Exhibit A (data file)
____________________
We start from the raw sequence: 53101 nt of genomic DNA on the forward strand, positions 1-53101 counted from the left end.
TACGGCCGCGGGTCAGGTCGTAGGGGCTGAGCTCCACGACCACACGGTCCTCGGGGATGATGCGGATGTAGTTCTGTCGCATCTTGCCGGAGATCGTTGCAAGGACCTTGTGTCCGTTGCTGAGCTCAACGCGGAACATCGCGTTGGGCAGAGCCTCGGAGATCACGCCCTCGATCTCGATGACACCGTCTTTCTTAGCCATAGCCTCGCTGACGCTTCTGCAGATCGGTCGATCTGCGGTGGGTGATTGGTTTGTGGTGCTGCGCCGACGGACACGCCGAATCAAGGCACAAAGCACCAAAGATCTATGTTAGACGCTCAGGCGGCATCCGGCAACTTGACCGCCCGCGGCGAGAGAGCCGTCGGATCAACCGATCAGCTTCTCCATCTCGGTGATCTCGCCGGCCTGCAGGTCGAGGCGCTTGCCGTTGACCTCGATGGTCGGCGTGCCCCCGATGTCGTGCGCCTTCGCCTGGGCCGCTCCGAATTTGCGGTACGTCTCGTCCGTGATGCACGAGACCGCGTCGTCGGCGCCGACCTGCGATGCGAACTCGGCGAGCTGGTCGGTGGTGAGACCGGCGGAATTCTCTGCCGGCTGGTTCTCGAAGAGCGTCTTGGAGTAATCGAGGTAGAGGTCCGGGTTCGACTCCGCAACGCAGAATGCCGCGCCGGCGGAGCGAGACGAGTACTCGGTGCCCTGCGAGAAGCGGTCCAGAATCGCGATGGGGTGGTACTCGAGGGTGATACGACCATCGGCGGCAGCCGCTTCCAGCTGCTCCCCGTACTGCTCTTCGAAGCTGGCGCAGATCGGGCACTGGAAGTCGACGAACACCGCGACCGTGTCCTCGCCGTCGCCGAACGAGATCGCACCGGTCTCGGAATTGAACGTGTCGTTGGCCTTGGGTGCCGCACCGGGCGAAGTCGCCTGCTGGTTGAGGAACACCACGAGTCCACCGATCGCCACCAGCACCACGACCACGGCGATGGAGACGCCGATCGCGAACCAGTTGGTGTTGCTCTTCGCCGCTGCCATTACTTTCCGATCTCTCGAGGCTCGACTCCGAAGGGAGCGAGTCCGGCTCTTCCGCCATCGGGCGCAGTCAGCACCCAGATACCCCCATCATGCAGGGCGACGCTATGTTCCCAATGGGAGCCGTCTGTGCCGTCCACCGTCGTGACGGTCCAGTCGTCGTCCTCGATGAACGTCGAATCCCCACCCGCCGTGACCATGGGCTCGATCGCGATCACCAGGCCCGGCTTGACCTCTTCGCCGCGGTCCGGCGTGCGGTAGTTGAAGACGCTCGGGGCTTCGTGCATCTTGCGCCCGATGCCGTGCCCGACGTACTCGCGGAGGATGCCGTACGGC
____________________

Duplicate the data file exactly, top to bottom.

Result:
We start from the raw sequence: 53101 nt of genomic DNA on the forward strand, positions 1-53101 counted from the left end.
TACGGCCGCGGGTCAGGTCGTAGGGGCTGAGCTCCACGACCACACGGTCCTCGGGGATGATGCGGATGTAGTTCTGTCGCATCTTGCCGGAGATCGTTGCAAGGACCTTGTGTCCGTTGCTGAGCTCAACGCGGAACATCGCGTTGGGCAGAGCCTCGGAGATCACGCCCTCGATCTCGATGACACCGTCTTTCTTAGCCATAGCCTCGCTGACGCTTCTGCAGATCGGTCGATCTGCGGTGGGTGATTGGTTTGTGGTGCTGCGCCGACGGACACGCCGAATCAAGGCACAAAGCACCAAAGATCTATGTTAGACGCTCAGGCGGCATCCGGCAACTTGACCGCCCGCGGCGAGAGAGCCGTCGGATCAACCGATCAGCTTCTCCATCTCGGTGATCTCGCCGGCCTGCAGGTCGAGGCGCTTGCCGTTGACCTCGATGGTCGGCGTGCCCCCGATGTCGTGCGCCTTCGCCTGGGCCGCTCCGAATTTGCGGTACGTCTCGTCCGTGATGCACGAGACCGCGTCGTCGGCGCCGACCTGCGATGCGAACTCGGCGAGCTGGTCGGTGGTGAGACCGGCGGAATTCTCTGCCGGCTGGTTCTCGAAGAGCGTCTTGGAGTAATCGAGGTAGAGGTCCGGGTTCGACTCCGCAACGCAGAATGCCGCGCCGGCGGAGCGAGACGAGTACTCGGTGCCCTGCGAGAAGCGGTCCAGAATCGCGATGGGGTGGTACTCGAGGGTGATACGACCATCGGCGGCAGCCGCTTCCAGCTGCTCCCCGTACTGCTCTTCGAAGCTGGCGCAGATCGGGCACTGGAAGTCGACGAACACCGCGACCGTGTCCTCGCCGTCGCCGAACGAGATCGCACCGGTCTCGGAATTGAACGTGTCGTTGGCCTTGGGTGCCGCACCGGGCGAAGTCGCCTGCTGGTTGAGGAACACCACGAGTCCACCGATCGCCACCAGCACCACGACCACGGCGATGGAGACGCCGATCGCGAACCAGTTGGTGTTGCTCTTCGCCGCTGCCATTACTTTCCGATCTCTCGAGGCTCGACTCCGAAGGGAGCGAGTCCGGCTCTTCCGCCATCGGGCGCAGTCAGCACCCAGATACCCCCATCATGCAGGGCGACGCTATGTTCCCAATGGGAGCCGTCTGTGCCGTCCACCGTCGTGACGGTCCAGTCGTCGTCCTCGATGAACGTCGAATCCCCACCCGCCGTGACCATGGGCTCGATCGCGATCACCAGGCCCGGCTTGACCTCTTCGCCGCGGTCCGGCGTGCGGTAGTTGAAGACGCTCGGGGCTTCGTGCATCTTGCGCCCGATGCCGTGCCCGACGTACTCGCGGAGGATGCCGTACGGC